Craig: So, I would imagine, at Jupiter, you're in an office. In a tower there, right? City of London or someplace. And in that office, maybe even on the same floor, you've got guys that run, you know, more generalist funds, tech funds and the like. For now, though, like you said, they're just coming up to you and going, "Aww, Ned. Good for you. You're having a good year so far." Nobody's coming up and going, "Uh, Ned, tell me a little bit about how...where can I get something..." That's not happening yet.

Ned: Well, I mean, there is a little bit of that.

Craig: Good.

Ned: So, it would be disingenuous for me to say that's not the case, because a couple of the fund managers are able to see ahead, and go, "You know what? I think now is the moment for me to add a gold name to the portfolio. What do you suggest? What should I have a look at?" And so, there are a couple of those. But it's, you know, people who are running large pools of investor capital are the sophisticated end of the market. So, you would expect a few of them to be a little bit kind of aware that something has changed. Also, they do have me in their ear, quite noisily. So, it's not like it's an entirely [crosstalk 00:15:40] relationship, Craig. You know, they have to listen to me kind of ranting. So, you know, there is a bit of communication this way. But I think more and more relevant are the customers, and the potential customers, of this concept. And they definitely aren't any more interested than they were before.

Craig: Yeah.

Ned: Albeit, you know, people notice performance. I mean, of course, your benchmark gold mining indices haven't been great. There have been pockets of good performance. There's a bit of M&A as well, which, you know, always moves the needle a little bit at the margin, where people are sort of noticing deals, and some of the stocks that are being bid for have done quite well. So, there's a little bit of positive momentum. But like I said, I could see the Dollar/gold price do another two or three hundred, and it will still be just all of us doing it, until something fundamentally changes. I mean, of course, what's going on with respect to Russian Treasury reserves at the moment is absolutely amazing. And no one wants to think about it. You know, yesterday, Euros, more importantly, actually, by the way, and Dollars, were banned from use on the Moscow Exchange...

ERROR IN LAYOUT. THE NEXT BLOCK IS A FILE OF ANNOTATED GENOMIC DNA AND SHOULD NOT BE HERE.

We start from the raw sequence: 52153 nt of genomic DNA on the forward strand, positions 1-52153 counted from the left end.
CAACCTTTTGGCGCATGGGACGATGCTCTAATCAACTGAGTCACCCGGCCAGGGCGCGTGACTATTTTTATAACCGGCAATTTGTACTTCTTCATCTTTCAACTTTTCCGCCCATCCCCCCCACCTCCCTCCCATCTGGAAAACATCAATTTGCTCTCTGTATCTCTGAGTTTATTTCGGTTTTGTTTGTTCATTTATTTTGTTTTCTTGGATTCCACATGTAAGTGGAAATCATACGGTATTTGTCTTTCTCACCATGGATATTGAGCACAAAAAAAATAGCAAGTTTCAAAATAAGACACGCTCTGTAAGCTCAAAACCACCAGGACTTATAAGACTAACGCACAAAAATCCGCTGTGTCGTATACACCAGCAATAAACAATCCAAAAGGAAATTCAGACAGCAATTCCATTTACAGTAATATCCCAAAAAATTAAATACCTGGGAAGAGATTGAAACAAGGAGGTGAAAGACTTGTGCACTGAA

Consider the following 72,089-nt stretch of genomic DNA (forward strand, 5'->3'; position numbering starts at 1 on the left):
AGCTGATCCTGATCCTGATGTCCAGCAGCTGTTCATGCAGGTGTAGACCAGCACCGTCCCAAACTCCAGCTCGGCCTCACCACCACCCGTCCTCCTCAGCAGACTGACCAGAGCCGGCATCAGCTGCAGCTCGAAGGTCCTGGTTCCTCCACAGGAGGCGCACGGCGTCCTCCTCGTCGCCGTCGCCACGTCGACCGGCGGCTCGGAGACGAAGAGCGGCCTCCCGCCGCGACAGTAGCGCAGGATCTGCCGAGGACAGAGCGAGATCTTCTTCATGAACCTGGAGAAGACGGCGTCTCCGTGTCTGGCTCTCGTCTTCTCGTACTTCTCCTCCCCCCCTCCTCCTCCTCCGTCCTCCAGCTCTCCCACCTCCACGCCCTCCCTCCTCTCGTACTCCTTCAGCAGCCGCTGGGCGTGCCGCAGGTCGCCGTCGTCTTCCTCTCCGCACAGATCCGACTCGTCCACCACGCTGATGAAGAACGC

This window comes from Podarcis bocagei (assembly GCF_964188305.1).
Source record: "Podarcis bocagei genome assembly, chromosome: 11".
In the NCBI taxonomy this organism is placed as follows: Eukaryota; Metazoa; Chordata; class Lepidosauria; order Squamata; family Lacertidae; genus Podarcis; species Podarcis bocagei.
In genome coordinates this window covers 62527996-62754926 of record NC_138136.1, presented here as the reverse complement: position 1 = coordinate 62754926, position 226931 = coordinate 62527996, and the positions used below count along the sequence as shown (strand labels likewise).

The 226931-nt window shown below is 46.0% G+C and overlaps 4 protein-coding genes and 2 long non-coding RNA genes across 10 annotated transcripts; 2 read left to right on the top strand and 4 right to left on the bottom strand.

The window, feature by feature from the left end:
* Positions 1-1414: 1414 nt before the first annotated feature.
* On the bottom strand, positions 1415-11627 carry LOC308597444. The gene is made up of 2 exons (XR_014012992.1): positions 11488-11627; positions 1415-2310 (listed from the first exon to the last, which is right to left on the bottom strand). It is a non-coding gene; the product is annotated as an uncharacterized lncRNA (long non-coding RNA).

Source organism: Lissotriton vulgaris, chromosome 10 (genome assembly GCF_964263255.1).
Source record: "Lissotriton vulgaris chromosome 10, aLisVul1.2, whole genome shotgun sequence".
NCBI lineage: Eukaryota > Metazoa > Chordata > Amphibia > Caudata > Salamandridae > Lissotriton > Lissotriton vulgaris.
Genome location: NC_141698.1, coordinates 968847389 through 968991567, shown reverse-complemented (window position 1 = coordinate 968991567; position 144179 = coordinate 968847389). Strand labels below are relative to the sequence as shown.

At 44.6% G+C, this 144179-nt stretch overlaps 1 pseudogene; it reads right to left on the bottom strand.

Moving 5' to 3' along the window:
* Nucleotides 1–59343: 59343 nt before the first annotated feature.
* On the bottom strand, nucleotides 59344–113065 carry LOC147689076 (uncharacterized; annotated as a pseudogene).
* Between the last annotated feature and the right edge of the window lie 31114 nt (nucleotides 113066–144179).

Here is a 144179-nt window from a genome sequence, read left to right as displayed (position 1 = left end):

Craig: Yeah. Mm=hmm. Saw that.

Ned: ...ahead of today's G7 meeting, where they're obviously now handing lumps of U.S. Treasurys owned by Russia to Ukraine, to continue the war, which the public evidently aren't keen on. So there's a lot going on in that sphere, which makes one think that they're really playing with fire, respect of the market's confidence in U.S. Treasurys. But I will say, the market professionals that invest in these things don't see any issue whatsoever. I can promise you that's definitely not a problem in their heads. At the margin, it is with the people investing with them, but not with the people deploying the capital, you know, broadly, and that's not just my firm. Across the board, the fixed interest space, they don't see a problem. But they see the world in a very inverted way, fixed-interest investors. You know, it's a bit like they'll tell you that a nice bit of Western intervention in an emerging market country is a good thing for investing in bonds issued by that sovereign, when in fact, actually, often, that's causing terrible problems domestically with the public. So, you know, the bond market's a funny beast. The way it thinks isn't really reflective of anything that's actually going on on the ground. And it's definitely true that when I speak to people now, whether they are investors in institutional pools of capital or people thinking of deploying, you know, client money, they are worried about these themes. You know, they do look at this and think, ooh, you know, I'm not sure that I feel comfortable with this over the, let's say, two to five-year time frame. But there's little movement short-term, so far as I can see.